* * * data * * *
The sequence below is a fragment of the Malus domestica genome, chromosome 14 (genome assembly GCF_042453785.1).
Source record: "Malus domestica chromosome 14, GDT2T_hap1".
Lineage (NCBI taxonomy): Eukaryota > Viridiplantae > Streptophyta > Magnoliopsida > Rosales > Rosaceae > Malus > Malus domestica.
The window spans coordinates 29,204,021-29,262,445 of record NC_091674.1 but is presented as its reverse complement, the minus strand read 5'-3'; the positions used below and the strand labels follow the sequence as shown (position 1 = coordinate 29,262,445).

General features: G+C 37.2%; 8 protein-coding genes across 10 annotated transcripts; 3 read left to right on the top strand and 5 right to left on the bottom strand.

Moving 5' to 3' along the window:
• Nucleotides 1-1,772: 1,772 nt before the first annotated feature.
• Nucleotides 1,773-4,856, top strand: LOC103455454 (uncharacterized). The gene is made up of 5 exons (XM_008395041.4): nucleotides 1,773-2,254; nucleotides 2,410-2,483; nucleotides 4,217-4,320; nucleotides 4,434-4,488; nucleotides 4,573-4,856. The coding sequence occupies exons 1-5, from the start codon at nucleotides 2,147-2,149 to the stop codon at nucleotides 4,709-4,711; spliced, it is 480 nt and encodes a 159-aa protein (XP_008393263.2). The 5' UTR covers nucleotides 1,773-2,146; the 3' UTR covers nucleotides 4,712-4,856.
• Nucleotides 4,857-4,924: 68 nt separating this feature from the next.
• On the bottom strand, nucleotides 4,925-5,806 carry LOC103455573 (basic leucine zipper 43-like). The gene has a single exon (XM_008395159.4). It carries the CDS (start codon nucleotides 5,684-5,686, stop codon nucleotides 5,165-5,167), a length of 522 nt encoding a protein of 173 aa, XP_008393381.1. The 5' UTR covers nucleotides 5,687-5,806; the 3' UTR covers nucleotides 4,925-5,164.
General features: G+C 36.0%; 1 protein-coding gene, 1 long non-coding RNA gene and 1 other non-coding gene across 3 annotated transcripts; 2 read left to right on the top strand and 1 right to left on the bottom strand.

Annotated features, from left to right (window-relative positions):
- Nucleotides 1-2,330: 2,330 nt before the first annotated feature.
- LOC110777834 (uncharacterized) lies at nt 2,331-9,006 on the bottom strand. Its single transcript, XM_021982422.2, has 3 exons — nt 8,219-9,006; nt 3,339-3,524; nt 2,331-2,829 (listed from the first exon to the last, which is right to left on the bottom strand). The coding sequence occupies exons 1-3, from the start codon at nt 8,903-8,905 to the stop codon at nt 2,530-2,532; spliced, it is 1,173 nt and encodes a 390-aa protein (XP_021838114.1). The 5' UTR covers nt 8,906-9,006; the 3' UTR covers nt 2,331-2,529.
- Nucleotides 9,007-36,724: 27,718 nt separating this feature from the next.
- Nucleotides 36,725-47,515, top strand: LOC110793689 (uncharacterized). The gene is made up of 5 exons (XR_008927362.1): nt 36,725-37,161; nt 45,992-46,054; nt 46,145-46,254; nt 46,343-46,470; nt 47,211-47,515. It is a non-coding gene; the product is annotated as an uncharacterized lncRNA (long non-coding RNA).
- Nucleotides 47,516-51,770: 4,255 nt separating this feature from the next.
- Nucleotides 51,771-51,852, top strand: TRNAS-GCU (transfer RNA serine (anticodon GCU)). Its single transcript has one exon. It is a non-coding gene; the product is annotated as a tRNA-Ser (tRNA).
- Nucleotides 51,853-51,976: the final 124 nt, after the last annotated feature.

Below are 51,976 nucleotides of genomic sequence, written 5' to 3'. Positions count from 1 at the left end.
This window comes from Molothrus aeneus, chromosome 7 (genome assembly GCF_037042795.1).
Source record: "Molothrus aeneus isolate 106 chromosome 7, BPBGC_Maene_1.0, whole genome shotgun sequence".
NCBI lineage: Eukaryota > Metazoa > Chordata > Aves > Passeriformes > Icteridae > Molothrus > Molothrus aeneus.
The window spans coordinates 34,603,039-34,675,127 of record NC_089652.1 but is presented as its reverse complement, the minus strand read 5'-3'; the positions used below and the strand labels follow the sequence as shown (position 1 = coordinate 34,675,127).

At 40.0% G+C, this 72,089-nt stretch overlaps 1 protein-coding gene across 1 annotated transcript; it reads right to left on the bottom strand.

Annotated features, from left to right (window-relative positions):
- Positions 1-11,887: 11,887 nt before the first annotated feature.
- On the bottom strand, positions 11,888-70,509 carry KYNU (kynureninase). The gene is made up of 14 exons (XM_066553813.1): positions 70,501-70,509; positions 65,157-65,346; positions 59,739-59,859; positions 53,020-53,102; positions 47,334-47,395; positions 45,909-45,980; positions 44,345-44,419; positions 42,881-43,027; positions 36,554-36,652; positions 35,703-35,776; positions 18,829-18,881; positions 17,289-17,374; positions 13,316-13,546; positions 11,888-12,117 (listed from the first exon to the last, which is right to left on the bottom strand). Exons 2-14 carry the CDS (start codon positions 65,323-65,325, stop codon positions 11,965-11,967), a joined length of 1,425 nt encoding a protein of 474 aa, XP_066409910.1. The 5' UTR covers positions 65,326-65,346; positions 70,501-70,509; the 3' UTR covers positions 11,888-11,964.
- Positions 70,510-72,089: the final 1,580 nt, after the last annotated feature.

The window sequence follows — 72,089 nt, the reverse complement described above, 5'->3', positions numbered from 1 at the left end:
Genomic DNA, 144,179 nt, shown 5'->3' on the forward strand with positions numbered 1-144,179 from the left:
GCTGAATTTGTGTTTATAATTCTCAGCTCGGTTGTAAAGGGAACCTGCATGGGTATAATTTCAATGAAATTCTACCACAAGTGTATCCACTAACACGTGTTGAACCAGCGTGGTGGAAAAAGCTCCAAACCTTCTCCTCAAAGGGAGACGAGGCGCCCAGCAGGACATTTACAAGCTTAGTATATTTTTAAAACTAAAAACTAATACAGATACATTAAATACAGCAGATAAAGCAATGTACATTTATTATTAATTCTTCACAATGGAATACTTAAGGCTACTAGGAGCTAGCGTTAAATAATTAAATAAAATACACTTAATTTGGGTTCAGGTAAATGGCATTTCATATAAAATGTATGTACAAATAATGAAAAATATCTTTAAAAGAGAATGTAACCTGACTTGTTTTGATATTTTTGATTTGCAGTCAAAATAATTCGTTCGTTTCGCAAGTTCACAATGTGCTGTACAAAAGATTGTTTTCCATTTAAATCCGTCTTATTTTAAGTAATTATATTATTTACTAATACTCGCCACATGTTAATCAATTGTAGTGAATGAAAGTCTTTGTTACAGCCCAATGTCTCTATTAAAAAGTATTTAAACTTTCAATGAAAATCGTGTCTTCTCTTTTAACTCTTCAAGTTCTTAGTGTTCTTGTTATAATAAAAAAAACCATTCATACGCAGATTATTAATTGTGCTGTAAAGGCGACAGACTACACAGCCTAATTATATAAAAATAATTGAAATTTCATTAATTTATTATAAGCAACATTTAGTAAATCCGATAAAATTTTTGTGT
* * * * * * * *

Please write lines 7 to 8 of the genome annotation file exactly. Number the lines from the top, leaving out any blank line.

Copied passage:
• Nucleotides 1-1,772: 1,772 nt before the first annotated feature.
• Nucleotides 1,773-4,856, top strand: LOC103455454 (uncharacterized). The gene is made up of 5 exons (XM_008395041.4): nucleotides 1,773-2,254; nucleotides 2,410-2,483; nucleotides 4,217-4,320; nucleotides 4,434-4,488; nucleotides 4,573-4,856. The coding sequence occupies exons 1-5, from the start codon at nucleotides 2,147-2,149 to the stop codon at nucleotides 4,709-4,711; spliced, it is 480 nt and encodes a 159-aa protein (XP_008393263.2). The 5' UTR covers nucleotides 1,773-2,146; the 3' UTR covers nucleotides 4,712-4,856.